How should we expect banks to behave under this method? Theoretically, this method should lead to selecting (a very accurate estimation of) the median preferred interest rate of the banks. The idea behind the median interest rate is quite familiar in economics and political science: the Condorcet winner. Consider the ideal point of each bank and order them from the lowest to the highest one. The median interest rate is the one that divides the sample of ideal points in two exact halves since half of these values are lower than the median interest rate and half are higher. An important property of the median interest rate is its democratic appeal: it turns out that if one starts comparing by pairs each of the ideal points of the different banks, the only interest rate that defeats by a majority any other ideal point is the median interest rate. It is hence a basic desideratum for respecting the will of the banks to ensure that the outcome is as close as possible to the median of the ideal points.
This convergence to the median should occur since a bank’s ideal strategy is to announce either all the interest rates to the left of the outcome or all the alternatives to the right of it. The bank should theoretically announce all alternatives located to the left of the outcome if its interest rate is lower than the outcome whereas it announces all alternatives to the right of the outcome if its ideal interest rate is higher. In practice, few are known.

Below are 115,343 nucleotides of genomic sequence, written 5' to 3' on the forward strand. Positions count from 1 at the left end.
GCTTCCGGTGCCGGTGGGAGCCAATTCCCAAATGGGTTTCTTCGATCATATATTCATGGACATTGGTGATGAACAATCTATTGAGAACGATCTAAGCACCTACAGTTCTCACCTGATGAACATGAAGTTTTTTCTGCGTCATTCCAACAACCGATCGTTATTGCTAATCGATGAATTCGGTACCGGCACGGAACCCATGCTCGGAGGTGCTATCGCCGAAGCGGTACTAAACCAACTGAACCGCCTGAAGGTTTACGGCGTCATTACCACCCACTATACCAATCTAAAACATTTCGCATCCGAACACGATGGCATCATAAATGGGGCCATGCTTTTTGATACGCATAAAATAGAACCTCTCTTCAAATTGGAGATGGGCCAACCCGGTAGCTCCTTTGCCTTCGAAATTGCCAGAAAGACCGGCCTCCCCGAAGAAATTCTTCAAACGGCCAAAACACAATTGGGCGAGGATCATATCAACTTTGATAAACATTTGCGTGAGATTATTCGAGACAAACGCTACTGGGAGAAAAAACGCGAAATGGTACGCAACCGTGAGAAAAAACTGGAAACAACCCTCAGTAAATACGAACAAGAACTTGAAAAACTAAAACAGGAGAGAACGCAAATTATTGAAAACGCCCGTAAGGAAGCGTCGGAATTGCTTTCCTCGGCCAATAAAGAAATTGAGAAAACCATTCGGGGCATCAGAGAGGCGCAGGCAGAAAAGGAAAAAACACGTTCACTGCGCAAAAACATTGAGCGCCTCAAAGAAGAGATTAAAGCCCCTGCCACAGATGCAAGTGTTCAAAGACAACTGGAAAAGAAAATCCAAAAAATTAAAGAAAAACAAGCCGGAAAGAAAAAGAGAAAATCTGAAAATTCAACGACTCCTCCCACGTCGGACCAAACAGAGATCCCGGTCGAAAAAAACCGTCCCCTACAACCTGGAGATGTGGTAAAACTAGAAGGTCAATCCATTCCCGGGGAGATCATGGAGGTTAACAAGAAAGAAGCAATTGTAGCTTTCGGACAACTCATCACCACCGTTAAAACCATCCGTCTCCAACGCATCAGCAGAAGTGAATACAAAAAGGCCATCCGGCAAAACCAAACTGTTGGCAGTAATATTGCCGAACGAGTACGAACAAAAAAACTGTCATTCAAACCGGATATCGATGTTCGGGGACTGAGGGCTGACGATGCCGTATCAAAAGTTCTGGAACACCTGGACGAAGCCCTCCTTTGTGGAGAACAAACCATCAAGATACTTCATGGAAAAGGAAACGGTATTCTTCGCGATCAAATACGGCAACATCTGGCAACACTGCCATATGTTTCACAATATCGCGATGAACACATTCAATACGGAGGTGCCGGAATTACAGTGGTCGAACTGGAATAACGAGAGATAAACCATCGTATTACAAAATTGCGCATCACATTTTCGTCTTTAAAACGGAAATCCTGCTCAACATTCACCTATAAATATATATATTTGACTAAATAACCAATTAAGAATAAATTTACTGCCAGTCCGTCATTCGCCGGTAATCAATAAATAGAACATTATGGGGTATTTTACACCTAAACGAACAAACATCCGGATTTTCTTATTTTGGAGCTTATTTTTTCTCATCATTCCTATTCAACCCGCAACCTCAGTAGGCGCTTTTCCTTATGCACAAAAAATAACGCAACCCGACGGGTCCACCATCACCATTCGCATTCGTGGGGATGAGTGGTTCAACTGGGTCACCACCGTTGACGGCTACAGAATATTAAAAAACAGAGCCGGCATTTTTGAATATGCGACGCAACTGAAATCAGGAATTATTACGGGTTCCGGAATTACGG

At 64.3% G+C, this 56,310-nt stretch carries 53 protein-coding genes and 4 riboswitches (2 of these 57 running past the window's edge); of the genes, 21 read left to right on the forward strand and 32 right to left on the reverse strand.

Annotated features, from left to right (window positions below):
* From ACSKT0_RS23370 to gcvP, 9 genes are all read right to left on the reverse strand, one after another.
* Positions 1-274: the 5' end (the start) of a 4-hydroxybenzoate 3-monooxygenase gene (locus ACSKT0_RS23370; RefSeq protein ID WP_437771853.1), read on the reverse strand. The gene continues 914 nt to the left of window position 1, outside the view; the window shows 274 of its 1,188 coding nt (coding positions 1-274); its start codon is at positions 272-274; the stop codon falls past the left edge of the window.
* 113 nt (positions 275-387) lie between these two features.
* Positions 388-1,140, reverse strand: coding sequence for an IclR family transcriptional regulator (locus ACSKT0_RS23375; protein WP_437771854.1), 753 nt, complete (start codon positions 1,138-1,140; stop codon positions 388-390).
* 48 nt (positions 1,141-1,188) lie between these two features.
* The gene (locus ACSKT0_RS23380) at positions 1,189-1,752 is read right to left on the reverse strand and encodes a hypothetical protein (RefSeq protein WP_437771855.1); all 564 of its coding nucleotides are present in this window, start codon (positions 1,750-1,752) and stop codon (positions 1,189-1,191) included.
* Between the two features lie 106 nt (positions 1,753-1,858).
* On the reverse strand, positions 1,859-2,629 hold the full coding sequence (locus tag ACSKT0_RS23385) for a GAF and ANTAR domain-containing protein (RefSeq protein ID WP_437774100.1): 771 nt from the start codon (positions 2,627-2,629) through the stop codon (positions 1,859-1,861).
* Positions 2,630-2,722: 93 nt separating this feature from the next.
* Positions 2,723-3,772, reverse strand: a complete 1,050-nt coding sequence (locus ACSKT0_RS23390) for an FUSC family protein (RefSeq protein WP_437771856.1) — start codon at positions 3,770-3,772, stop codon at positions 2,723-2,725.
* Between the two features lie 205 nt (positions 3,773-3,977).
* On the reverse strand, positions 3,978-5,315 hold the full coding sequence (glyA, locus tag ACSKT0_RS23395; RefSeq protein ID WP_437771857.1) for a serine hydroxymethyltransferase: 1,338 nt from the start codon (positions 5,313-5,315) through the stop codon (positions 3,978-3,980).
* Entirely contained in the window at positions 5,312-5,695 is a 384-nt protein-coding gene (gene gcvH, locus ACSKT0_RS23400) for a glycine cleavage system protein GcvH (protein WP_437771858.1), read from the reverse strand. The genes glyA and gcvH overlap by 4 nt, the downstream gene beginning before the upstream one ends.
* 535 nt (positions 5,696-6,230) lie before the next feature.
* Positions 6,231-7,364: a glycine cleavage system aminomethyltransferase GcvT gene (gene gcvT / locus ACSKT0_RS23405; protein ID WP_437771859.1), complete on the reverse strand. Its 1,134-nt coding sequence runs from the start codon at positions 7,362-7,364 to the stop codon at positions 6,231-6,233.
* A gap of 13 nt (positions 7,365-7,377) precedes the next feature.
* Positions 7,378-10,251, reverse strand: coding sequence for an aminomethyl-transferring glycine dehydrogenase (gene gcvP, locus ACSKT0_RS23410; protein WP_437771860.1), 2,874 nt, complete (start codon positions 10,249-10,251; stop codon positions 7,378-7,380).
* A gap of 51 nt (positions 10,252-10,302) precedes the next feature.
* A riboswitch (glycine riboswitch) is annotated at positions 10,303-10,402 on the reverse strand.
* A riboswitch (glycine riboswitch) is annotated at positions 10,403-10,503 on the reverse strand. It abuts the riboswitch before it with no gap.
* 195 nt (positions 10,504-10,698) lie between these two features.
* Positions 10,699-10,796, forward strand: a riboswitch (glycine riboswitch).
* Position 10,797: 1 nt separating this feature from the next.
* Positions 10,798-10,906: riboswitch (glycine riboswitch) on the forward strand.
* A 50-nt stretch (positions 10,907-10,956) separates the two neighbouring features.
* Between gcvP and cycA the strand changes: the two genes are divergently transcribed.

Some experiments have been run in the Cyprus Experimental Economics Lab at the University of Cyprus, and while it is still early, the first available results are encouraging. In a lab setting, we endow players with a minute to decide over the interval they want to announce. During this period of time, they are allowed to play with the intervals while seeing in real-time the announcements of the rest of the players. Most experimental subjects tend to understand well the mechanism and the outcome is quite close to the median of the players’ ideal points. More importantly, players seem to be much more satisfied with the final outcome than with the usual methods so that the method increases the consensual views of the different players.
The LIBOR rates are core tools in the global financial system. It is then essential to ensure that these rates are well-calibrated so that they reflect well the will of the different banks involved in its construction. While the LIBOR scandal underlined some weaknesses in the initial method of computation, a myriad of possible fixes might be available. Our proposal is to offer each of the banks more flexibility, allow each to announce ranges of interest rates. While more evidence is needed on the benefits of this system, the current theoretical and experimental results make this approach a potentially interesting one. A key advantage is that banks would no longer face the usual dilemma between being sincere or opting for their self-interest, removing any potential auditing costs.